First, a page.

That’s Beowulf in Tolkienese: not the saga-like prosody of The Lord of the Rings, not at all redolent of sparse, economical Old English, but a cross between literally translated modern German and a makeshift, clattering pseudo-Middle English with modernized spelling and anachronistic “esquires” and “knights.” Yes, Tolkien knew that the root of “knight” was “cniht,” Old English for a youth, boy, servant, retainer, or warrior, and the agony of the philologist writhes in every choice of word—but that doesn’t mean most readers will find this lucid or pleasant. Translation isn’t about making the shades of Joseph Bosworth and Northcote Toller beam in Elysium, and sometimes even minor syntactic choices send the whole thing awry. When Tolkien translates “þaet waes god cyning” as “a good king was he,” how can we not hear nursery-rhyme echoes that cheapen the lofty tone?

The truth is, I’ve never loved Tolkien as a translator. His Sir Gawain and the Green Knight, published in paperback in 1975, leaves me cold, even though it’s another poem Tolkien knew intimately—perhaps, like Beowulf, too intimately to translate it beautifully into something wholly new, lest some beloved philological pebble be lost.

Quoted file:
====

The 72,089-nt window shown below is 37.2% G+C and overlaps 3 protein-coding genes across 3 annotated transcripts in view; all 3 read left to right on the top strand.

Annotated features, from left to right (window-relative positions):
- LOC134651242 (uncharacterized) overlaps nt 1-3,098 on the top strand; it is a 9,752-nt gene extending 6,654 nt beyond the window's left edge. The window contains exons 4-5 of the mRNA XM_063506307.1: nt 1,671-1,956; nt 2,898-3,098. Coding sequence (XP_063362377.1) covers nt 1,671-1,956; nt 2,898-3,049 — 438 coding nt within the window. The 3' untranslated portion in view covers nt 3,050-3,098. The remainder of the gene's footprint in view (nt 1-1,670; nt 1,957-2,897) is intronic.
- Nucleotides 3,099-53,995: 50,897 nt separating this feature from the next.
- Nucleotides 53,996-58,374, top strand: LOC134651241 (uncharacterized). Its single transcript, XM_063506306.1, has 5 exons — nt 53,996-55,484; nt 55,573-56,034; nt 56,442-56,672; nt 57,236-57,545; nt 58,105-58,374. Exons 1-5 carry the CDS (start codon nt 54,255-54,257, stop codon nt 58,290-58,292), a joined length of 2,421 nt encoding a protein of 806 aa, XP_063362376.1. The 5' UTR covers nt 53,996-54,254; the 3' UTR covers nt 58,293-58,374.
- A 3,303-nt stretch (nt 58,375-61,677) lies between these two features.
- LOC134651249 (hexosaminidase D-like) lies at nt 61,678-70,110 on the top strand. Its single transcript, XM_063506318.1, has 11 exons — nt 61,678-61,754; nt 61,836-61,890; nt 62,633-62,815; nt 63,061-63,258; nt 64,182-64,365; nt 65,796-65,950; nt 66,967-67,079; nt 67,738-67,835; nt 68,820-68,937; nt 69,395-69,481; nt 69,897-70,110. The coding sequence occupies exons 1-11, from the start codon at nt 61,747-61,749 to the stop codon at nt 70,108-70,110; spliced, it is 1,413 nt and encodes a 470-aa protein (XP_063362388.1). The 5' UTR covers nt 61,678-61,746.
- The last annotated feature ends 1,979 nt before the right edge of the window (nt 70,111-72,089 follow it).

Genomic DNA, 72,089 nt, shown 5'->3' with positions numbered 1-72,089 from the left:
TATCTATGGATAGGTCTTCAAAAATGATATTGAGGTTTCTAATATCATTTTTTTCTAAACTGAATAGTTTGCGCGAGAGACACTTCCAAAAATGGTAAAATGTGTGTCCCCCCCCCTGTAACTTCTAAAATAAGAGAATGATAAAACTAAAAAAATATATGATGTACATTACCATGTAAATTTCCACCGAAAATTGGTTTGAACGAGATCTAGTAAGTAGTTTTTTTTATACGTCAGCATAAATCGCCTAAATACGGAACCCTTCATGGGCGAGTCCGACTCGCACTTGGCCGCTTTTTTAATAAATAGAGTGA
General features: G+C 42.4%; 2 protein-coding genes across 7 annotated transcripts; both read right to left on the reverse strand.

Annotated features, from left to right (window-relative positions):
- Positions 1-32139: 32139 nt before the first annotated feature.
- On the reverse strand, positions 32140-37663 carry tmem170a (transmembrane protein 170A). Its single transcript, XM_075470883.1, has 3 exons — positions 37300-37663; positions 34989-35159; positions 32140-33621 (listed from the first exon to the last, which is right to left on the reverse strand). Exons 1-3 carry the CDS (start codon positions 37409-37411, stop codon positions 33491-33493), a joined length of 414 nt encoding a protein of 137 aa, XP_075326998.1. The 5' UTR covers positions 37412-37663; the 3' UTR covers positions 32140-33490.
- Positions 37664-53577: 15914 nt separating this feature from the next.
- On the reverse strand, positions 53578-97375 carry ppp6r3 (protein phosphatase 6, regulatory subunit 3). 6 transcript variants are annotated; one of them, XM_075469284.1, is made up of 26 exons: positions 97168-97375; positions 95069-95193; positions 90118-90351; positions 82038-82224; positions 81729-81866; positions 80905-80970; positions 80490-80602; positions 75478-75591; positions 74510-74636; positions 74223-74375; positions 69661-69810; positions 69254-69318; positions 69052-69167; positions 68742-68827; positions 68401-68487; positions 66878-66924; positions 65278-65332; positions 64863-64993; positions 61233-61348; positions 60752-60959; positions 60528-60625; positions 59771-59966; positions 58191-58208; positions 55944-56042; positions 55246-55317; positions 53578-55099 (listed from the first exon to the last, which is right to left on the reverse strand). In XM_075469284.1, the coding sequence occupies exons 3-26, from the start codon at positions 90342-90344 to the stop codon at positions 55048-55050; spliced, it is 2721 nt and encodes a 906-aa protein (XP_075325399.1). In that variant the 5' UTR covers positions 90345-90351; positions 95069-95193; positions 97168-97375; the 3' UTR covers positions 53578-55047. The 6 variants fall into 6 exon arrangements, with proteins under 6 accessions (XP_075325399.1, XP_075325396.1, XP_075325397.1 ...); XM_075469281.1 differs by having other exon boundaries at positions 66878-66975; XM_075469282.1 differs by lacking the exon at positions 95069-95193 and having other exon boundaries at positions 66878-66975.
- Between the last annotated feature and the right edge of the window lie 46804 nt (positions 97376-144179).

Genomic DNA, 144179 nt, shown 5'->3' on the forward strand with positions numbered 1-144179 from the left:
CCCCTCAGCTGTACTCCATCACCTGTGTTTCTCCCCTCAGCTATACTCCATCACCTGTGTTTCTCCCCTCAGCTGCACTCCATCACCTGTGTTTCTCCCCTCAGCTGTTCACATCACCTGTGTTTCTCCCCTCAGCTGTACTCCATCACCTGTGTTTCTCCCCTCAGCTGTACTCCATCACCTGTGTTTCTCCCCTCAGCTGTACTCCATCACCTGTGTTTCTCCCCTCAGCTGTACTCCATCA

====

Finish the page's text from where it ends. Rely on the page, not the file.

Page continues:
Tolkien excels, though, when he dreams up hypothetical Beowulfs in other places and times, as he does in two other original works in this book. The first, “The Lay of Beowulf,” retells the fight with Grendel in seven ballad-like stanzas, as if minstrels had inherited the story later in the Middle Ages. It’s a charming poem, all the more so because Christopher Tolkien recalls his father singing it to him when he was a child. The second, the terrific “Sellic Spell,” gets its name from a phrase in Beowulf, syllíc spell, meaning “a strange/wonderful story.” In 70 brisk pages, Tolkien imagines one of several folk tales that might lie behind the Beowulf story, telling it so convincingly that if Christopher Tolkien had claimed to have translated it from the collection of a 19th-century Danish ethnographer, I wouldn’t have doubted him. It’s great fun, and not just for veterans of grad-school Beowulf seminars; I can imagine “Sellic Spell” being used to get high-school students thinking about lost sources, folk memory, and hypothetical tales. Are more of Tolkien’s similar flights of fancy unpublished? I’d gladly read a volume of the stuff.

I was reassured to read that Tolkien himself didn’t like his own Beowulf. “I have all of Beowulf translated, but in much hardly to my liking,” he wrote to a friend in 1926. Nearly a century later, Anglo-Saxonist and Tolkien scholar Michael Drout concurs. “The translation itself is not a great piece of art,” he suggests, even as he praises the 222 pages of commentary culled from Tolkien’s lecture notes as “straight-up brilliant, a pleasure to read, and a significant contribution to Beowulf criticism.”